The Testaments

Authored by Margaret Atwood, this was the 2019 Booker Prize winner and long awaited follow up to The Handmaids Tale.

The Testaments picks up about 15 years after Offred disappears to an unknown fate at the end of The Handmaids Tale novel. This storyline centres around a mole in Gilead. We learn through the book, that Aunt Lydia has involved herself with the underground MayDay resistance of Gilead. Is Lydia the mole?  Evidence points that way as Lydia, over the years, has become unsettled and disillusioned with the hypocrisy she sees. The philosophies and corruption of those in Gilead bothers her.


Looking back in The Handmaids Tale, Aunt Lydia was almost a comical character, fuelled by loneliness and shame in her life, that only served to increase her agitation and anger. In the beginning of the Gilead inception, Lydia  did what was needed in order to survive.  She was a regime collaborator. By being cold blooded and ruthless, she managed to rise within the internal leadership. She earnt trust of those above her, although it was tested from time to time. In The Testaments, the complexity of Aunt Lydia comes to the forefront, allowing us to see a side that has not previously been visible

The Republic of Gilead and it’s patrichal theocracy, remain standing. Three women tell this story of The Testaments.  Teenager Agnes, a commanders daughter is one. Daisy, a young woman from Canada is the second. The third, Aunt Lydia. Their ‘testaments’ are complex and tangled together, as they realise how they can work together, and ultimately how the two young women are related.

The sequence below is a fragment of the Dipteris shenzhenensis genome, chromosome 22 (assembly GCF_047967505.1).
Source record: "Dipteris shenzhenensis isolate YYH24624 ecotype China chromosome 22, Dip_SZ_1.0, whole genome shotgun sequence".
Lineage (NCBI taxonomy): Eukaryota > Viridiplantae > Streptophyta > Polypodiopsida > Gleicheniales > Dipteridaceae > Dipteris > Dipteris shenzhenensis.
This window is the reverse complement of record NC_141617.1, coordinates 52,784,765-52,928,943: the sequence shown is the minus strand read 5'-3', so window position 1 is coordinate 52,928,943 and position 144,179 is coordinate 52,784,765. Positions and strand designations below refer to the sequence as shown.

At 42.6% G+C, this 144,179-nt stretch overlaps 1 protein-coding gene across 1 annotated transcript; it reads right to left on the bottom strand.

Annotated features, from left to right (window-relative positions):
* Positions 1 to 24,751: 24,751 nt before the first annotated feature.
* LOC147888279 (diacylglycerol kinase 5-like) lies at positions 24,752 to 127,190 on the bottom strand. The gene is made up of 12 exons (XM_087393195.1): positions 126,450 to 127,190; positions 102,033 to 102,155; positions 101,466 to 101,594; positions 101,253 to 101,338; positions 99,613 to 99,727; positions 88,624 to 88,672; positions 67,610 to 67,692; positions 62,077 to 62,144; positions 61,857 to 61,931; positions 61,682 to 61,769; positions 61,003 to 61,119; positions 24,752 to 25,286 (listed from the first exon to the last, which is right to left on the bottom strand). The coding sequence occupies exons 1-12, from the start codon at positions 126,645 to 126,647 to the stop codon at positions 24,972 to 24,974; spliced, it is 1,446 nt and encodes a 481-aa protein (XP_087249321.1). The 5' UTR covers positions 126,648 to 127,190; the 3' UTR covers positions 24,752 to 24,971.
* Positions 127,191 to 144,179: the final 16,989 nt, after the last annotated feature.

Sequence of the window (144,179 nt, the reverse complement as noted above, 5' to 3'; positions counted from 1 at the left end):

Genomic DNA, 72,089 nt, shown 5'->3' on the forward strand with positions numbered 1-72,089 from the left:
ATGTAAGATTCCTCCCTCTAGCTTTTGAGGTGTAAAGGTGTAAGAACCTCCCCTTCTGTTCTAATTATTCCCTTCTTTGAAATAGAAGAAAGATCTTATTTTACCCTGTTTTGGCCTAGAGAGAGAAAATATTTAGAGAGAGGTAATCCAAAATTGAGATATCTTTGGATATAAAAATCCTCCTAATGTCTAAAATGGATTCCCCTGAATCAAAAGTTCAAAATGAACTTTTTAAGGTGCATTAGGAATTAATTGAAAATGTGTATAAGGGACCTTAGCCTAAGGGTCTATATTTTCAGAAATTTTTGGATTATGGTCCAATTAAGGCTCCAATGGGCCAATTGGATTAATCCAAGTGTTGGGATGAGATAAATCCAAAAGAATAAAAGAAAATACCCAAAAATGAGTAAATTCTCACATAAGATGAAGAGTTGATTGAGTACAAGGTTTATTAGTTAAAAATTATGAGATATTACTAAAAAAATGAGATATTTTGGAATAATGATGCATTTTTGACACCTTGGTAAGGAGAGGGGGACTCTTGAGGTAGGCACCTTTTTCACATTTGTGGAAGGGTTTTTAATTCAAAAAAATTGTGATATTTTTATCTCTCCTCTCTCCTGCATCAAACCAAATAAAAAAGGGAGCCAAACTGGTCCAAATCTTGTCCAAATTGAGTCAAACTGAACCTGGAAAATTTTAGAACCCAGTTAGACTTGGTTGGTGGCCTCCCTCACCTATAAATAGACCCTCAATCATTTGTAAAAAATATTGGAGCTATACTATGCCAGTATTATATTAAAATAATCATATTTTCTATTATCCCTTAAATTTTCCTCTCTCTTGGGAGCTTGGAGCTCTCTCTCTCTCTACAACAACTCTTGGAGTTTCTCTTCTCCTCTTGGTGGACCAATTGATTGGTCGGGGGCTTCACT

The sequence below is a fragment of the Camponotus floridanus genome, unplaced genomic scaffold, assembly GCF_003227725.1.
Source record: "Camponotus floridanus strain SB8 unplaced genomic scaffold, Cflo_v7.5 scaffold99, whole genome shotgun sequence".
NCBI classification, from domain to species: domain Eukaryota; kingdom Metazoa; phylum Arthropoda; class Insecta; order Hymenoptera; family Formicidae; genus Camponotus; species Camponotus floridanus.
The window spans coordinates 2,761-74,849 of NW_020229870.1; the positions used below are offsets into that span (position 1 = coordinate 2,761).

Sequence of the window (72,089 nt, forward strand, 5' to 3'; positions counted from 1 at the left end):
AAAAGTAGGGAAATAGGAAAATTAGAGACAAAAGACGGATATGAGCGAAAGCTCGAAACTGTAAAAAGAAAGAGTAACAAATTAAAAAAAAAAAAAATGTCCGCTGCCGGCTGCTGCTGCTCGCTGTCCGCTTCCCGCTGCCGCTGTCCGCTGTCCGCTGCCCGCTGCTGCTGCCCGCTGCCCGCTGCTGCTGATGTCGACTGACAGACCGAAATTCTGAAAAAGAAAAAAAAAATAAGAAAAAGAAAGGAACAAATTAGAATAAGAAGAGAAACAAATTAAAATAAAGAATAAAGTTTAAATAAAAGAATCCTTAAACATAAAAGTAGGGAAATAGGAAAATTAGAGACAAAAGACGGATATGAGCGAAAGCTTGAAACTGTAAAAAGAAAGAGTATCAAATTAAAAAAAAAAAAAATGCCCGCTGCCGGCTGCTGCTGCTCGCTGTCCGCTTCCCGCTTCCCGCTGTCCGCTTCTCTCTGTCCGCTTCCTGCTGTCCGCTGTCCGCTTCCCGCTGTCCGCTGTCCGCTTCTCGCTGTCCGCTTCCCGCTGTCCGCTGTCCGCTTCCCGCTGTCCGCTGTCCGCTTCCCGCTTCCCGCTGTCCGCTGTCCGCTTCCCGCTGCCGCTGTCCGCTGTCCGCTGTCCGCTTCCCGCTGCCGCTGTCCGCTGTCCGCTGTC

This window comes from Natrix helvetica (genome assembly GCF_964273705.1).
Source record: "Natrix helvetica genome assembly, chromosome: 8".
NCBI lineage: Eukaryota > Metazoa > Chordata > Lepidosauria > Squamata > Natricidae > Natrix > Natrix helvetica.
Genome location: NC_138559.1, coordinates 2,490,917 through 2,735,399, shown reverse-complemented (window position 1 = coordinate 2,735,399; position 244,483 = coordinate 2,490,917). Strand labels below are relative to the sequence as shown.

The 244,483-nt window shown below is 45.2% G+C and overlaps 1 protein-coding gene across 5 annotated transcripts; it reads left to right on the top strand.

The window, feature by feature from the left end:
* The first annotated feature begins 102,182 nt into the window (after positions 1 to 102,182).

The most riveting of all the voices we hear from is Aunt Lydia’s. Her writings, which are secret, treat the reader to the earlier fall of the USA as well as the methods used to convert women to the ‘Sons of Jacob’ beliefs. Lydia also ensures that we get an inside knowledge of ‘inner Gilead’ as well as the leaderships.

While Agnes and Daisy give testimonies that have some interest, they certainly do not have the gravitas of Lydia. There is just something about Aunt Lydia’s words that elevates her above others. For that of course, we thank our author Margaret Atwood. The Testaments does revisit the abuse that Gilead seemed fond of giving out to the women. The emotional abuse. The physical and sexual abuse. If you have never read The Handmaids Tale, or watched all series of it (Thank you to the divine and gifted Elisabeth Moss), take a deep breath before you dive into the book.

But what did I think of the book?

There is a lot of speculation that it was unneeded and some have said unwarranted, after the success of The Handmaids Tale. I liked the book. It certainly did not hit me with the same clarity that The Handmaids Tale offered. However it did keep my interest. Learning about another character always does. Lydia was not everyone’s favourite in The Handmaids Tale, but she did have a kind of  ‘love’ for her girls. Learning who she is, what makes her tick, made for a good book.